the way things are run. You only succeed when workers' sentiments are
      running hot against the platform. Sometimes it's also necessary to
      challenge, to make a sharp political point, knowing you'll go down at
      a particular meeting, and associates of mine have sometimes had to do
      that as well.

      But what you never do, if you've got half a brain industrially, is
      challenge on secondary, trivial questions, to make petty factional
      propaganda, which is what the DSP bunch is doing in NSW on this occasion.

      The overwhelming majority of the workers who attended those rallies
      and meetings were, at that stage, enthusiastic about the leadership
      they were being given, and detailed, essentially organisational
      arguments dreamed by the DSP to score a point off Robertson and Unions
      NSW, were incomprehensible to them.

      In this context, the whole DSP noise about this question is dopey
      factional opportunism. Happily for the workers of NSW, they hardly
      noticed. The DSP's largely verbal jumping up and down had no impact
      anywhere that I've heard about from the dozens of trade union
      activists I've spoken to over the past few days.

      The overwhelming feeling of everyone on the left that I've spoken to,
      except the DSP leadership, is one of enthusiasm and satisfaction at
      participating in such an obviously successful commencement of the
      campaign against Howard's attacks, and particularly against his
      attempt to smash up the state award systems.

      I admit my sample is a bit biased in that my dozens of trade union
      acquaintances are people concentrated in NSW, and many of them are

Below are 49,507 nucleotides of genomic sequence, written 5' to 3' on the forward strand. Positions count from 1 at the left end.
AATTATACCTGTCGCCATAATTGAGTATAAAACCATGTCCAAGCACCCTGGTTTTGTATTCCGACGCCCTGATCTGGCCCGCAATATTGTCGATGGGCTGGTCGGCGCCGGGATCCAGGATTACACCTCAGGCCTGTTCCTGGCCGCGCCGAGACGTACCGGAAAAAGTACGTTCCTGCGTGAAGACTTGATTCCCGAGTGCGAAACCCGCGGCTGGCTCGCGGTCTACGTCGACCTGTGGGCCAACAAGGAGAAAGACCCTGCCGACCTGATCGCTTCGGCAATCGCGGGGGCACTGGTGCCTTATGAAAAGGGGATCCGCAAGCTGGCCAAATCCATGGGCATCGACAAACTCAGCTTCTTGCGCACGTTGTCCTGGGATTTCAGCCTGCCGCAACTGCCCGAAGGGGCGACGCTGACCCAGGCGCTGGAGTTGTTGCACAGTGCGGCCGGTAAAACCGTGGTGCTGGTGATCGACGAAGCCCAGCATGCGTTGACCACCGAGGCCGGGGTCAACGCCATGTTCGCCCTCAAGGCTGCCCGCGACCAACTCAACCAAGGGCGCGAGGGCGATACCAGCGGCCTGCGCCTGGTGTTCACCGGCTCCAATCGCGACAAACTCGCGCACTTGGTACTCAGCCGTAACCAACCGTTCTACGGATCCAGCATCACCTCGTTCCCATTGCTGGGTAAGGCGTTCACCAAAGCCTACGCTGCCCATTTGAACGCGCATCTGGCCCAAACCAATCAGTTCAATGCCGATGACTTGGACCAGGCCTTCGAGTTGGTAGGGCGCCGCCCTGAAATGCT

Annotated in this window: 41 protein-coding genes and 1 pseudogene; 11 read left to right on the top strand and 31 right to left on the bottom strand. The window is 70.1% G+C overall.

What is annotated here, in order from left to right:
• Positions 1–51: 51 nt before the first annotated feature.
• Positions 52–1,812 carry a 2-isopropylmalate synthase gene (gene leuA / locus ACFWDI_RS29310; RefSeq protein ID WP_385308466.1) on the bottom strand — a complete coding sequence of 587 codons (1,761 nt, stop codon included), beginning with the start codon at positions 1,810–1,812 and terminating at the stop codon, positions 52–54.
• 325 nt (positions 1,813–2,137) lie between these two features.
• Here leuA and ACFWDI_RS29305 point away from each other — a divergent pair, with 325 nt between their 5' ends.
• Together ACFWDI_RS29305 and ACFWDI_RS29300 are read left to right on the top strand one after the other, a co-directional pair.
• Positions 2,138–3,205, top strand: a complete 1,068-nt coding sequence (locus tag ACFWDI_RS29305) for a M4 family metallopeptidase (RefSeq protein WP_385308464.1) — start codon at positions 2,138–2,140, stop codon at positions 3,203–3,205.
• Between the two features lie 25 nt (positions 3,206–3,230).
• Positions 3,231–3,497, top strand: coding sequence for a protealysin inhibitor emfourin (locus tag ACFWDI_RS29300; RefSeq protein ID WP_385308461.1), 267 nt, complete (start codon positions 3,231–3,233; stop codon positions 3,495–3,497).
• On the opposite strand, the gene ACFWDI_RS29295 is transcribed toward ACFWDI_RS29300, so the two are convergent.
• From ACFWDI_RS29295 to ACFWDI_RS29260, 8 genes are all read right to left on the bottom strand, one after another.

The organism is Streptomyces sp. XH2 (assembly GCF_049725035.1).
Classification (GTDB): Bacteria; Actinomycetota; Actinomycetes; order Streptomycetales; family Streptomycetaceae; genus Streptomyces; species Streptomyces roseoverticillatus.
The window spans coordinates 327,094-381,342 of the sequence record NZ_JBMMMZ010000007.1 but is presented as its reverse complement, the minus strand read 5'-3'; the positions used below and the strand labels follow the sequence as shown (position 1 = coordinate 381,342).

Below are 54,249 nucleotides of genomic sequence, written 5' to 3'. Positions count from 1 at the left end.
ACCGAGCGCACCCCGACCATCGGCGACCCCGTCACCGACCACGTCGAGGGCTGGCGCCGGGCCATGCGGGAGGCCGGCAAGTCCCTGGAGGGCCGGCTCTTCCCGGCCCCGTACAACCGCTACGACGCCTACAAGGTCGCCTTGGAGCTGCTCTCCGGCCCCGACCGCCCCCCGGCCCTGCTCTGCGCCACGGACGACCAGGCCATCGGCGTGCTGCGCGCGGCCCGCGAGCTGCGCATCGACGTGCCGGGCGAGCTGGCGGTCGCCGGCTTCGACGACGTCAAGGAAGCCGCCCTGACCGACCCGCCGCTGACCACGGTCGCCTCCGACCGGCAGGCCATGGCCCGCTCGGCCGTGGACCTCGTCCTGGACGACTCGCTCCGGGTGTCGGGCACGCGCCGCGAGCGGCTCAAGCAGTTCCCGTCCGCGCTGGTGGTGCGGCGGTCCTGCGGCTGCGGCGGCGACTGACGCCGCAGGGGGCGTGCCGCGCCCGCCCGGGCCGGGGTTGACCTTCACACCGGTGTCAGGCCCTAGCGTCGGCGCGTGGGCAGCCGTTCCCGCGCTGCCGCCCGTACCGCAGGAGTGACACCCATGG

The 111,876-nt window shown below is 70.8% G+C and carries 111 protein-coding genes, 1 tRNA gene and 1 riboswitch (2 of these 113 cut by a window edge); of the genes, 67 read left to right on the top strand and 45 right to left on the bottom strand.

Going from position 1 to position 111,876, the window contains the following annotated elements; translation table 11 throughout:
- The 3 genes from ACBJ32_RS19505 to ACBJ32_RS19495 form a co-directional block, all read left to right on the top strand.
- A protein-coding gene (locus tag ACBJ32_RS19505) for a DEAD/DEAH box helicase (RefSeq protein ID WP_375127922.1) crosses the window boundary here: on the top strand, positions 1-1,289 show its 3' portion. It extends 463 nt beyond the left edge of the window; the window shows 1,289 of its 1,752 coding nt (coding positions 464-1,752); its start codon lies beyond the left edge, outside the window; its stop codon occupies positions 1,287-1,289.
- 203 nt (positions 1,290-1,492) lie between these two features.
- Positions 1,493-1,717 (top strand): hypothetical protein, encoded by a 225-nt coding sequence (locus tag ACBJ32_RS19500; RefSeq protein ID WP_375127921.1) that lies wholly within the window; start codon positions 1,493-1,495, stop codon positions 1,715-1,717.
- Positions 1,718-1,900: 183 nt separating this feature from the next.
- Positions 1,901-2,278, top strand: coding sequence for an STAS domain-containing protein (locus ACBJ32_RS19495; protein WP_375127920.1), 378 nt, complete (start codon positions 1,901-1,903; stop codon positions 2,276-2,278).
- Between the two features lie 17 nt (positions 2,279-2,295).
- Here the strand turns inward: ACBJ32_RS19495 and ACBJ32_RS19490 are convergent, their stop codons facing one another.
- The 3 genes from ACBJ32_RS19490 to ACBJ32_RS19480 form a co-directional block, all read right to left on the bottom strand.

people such as teachers, nurses, hospital workers and others, who
      despite their constant, ongoing conflicts with state Labor
      governments, clearly understand that the abolition of their state
      awards is the most direct threat to their livelihoods in their lifetime.

      Marce Cameron's left chatter about neoliberal state Labor governments
      cuts no ice at all with the union activists I know in the NSW public
      sector, who've been in industrial conflict with state Labor
      governments for most of their adult lives.

      Here I have to make a confession. Initially I favoured the idea of one
      big central rally, as against the central rally combined with the
      statewide meetings at 250 or so venues. It's clear that Robertson and
      Unions NSW favoured the decentralised formula because they weren't
      entirely confident, being realistic union bureaucrats, of how much of
      a mobilisation they might get on this occasion given the retreat of
      trade unionism in recent years.

      They opted for the regional approach as an exercise in mobilisation
      and consciousness-raising, and why is it necessary to attack their
      intentions in this? They were clearly looking for a formula to kick
      off the campaign with an initial educational emphasis. They came up
      with the Sky Channel formula in that spirit.

      In retrospect, they turned out to be as right as one can be in matters
      of industrial mobilisation, which isn't a precise science. In the
      event, successful mobilisations at 250-odd venues turned out to be an
      extraordinarily useful formula to get the campaign rolling.

      One has only to look at the roll-call across the state from the
      smaller to the bigger meetings to see a mass movement against Howard
      getting rolling in embryo. One feature of the local meetings is that
      everybody I've spoken to noted that nurses, teachers, municipal
      workers, and others on state awards, were a significant part of the
      mobilisations everywhere. That underlines the reactionary character of
      the DSP leadership's right-wing pro-Howard equals sign between state
      and federal industrial systems.

      Unlike the DSP leadership, I and the dozens of activists I've spoken
      to in the past few days celebrate unreservedly last Friday's
      mobilisation as the beginnings of a serious mass movement. Of course,
      it's obviously necessary to watch all the bureaucracies carefully and
      to nudge them in the right direction.

      The way to do this is through a serious united front approach that
      recognises the existing relationship of forces in the mass movement
      and eschews like the plague both the DSP leadership's flea-killing
      sectarianism towards the existing trade unions and their leaderships,
      and the DSP leadership's rightist capitulation to Howard over the
      transfer of state industrial powers to the federal government,
      dismissing this as a matter of no importance.